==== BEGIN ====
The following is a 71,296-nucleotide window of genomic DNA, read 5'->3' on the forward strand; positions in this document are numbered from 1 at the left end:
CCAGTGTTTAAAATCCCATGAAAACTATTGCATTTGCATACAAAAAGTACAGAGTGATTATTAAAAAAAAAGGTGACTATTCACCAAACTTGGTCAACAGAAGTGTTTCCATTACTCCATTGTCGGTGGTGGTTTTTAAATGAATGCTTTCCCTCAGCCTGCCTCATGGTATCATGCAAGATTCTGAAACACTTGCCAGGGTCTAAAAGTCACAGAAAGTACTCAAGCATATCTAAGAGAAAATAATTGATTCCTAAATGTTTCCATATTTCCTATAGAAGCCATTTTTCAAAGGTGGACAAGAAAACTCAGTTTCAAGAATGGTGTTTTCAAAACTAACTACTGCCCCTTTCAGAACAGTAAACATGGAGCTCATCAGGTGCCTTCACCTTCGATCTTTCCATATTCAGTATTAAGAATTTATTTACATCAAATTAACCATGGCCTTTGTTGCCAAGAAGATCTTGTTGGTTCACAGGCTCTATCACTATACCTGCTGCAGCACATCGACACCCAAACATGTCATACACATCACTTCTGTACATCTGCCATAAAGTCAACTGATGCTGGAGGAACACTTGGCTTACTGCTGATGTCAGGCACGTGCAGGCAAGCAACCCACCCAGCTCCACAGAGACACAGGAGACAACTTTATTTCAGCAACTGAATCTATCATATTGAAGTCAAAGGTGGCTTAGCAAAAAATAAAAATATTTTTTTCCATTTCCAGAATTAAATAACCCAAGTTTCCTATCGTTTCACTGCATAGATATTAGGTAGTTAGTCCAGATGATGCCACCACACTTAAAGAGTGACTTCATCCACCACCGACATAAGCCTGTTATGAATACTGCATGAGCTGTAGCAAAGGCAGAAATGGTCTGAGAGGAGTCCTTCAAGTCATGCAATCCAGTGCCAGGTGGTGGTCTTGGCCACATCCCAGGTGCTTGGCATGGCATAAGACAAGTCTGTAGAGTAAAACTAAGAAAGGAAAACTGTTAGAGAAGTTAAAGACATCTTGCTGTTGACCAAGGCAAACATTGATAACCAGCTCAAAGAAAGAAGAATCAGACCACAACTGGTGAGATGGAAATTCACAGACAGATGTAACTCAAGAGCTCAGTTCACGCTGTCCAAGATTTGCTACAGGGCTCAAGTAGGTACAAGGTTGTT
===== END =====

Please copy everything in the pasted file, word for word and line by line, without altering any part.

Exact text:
The following is a 71,296-nucleotide window of genomic DNA, read 5'->3' on the forward strand; positions in this document are numbered from 1 at the left end:
CCAGTGTTTAAAATCCCATGAAAACTATTGCATTTGCATACAAAAAGTACAGAGTGATTATTAAAAAAAAAGGTGACTATTCACCAAACTTGGTCAACAGAAGTGTTTCCATTACTCCATTGTCGGTGGTGGTTTTTAAATGAATGCTTTCCCTCAGCCTGCCTCATGGTATCATGCAAGATTCTGAAACACTTGCCAGGGTCTAAAAGTCACAGAAAGTACTCAAGCATATCTAAGAGAAAATAATTGATTCCTAAATGTTTCCATATTTCCTATAGAAGCCATTTTTCAAAGGTGGACAAGAAAACTCAGTTTCAAGAATGGTGTTTTCAAAACTAACTACTGCCCCTTTCAGAACAGTAAACATGGAGCTCATCAGGTGCCTTCACCTTCGATCTTTCCATATTCAGTATTAAGAATTTATTTACATCAAATTAACCATGGCCTTTGTTGCCAAGAAGATCTTGTTGGTTCACAGGCTCTATCACTATACCTGCTGCAGCACATCGACACCCAAACATGTCATACACATCACTTCTGTACATCTGCCATAAAGTCAACTGATGCTGGAGGAACACTTGGCTTACTGCTGATGTCAGGCACGTGCAGGCAAGCAACCCACCCAGCTCCACAGAGACACAGGAGACAACTTTATTTCAGCAACTGAATCTATCATATTGAAGTCAAAGGTGGCTTAGCAAAAAATAAAAATATTTTTTTCCATTTCCAGAATTAAATAACCCAAGTTTCCTATCGTTTCACTGCATAGATATTAGGTAGTTAGTCCAGATGATGCCACCACACTTAAAGAGTGACTTCATCCACCACCGACATAAGCCTGTTATGAATACTGCATGAGCTGTAGCAAAGGCAGAAATGGTCTGAGAGGAGTCCTTCAAGTCATGCAATCCAGTGCCAGGTGGTGGTCTTGGCCACATCCCAGGTGCTTGGCATGGCATAAGACAAGTCTGTAGAGTAAAACTAAGAAAGGAAAACTGTTAGAGAAGTTAAAGACATCTTGCTGTTGACCAAGGCAAACATTGATAACCAGCTCAAAGAAAGAAGAATCAGACCACAACTGGTGAGATGGAAATTCACAGACAGATGTAACTCAAGAGCTCAGTTCACGCTGTCCAAGATTTGCTACAGGGCTCAAGTAGGTACAAGGTTGTT